When food goes down the wrong pipe, it is often because a person's mouth and throat muscles malfunctioned momentarily and sent food into the trachea, according to the Huffington Post. The body usually responds immediately by coughing and gagging to clear the obstruction from the person's airways.
There are instances when coughing can further lodge a piece of food into the trachea, obstructing the airways and creating a choking hazard, notes the Huffington Post. Regardless of whether or not a person chokes, it is possible for food particles to travel into the lungs, where they remain and pose a risk for developing pneumonia. This happens more commonly with liquids than with solid foods.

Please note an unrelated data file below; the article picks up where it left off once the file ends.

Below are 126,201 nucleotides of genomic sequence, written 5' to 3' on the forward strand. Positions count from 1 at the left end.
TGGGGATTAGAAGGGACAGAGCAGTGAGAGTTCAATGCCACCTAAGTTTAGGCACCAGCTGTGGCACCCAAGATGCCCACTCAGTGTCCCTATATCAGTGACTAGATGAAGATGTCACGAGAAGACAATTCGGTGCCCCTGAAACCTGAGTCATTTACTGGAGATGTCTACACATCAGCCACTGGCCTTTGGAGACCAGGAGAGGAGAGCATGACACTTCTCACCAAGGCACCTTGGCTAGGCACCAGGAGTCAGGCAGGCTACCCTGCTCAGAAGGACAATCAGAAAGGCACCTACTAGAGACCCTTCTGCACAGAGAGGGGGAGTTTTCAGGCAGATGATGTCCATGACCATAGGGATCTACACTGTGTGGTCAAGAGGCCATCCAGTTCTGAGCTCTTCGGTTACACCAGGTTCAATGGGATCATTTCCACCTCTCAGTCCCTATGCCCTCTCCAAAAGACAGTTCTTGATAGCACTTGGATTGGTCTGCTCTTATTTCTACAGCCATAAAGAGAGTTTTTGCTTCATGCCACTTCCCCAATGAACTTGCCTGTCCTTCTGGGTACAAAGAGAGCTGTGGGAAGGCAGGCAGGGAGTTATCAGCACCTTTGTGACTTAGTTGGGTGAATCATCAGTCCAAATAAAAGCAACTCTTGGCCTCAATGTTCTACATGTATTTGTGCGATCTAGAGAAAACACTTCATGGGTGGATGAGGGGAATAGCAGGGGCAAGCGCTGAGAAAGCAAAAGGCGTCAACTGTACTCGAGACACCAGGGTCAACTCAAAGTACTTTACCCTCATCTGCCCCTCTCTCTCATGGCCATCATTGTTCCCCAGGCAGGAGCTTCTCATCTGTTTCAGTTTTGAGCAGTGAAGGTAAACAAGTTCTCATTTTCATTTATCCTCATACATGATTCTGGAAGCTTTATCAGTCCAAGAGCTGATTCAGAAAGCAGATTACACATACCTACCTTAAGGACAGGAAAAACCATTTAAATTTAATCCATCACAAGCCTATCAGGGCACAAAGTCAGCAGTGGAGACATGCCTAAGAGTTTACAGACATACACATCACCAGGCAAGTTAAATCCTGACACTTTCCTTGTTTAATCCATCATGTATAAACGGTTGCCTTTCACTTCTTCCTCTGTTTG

People may mistake a general feeling of discomfort for having food in their tracheas, but the sensation may simply be caused by large chunks of food slowly traveling down the esophagus. It is obvious when food or liquids enter the wrong pipe, because they make breathing and speaking extremely difficult. The body has a fail-safe method to close the voice box once something has entered the trachea, to prevent further entrances from occurring.
The best way to avoid sending food down the wrong pipe is to remain very focused on chewing. People with weak throat muscles should consult with a doctor about the best way to eat.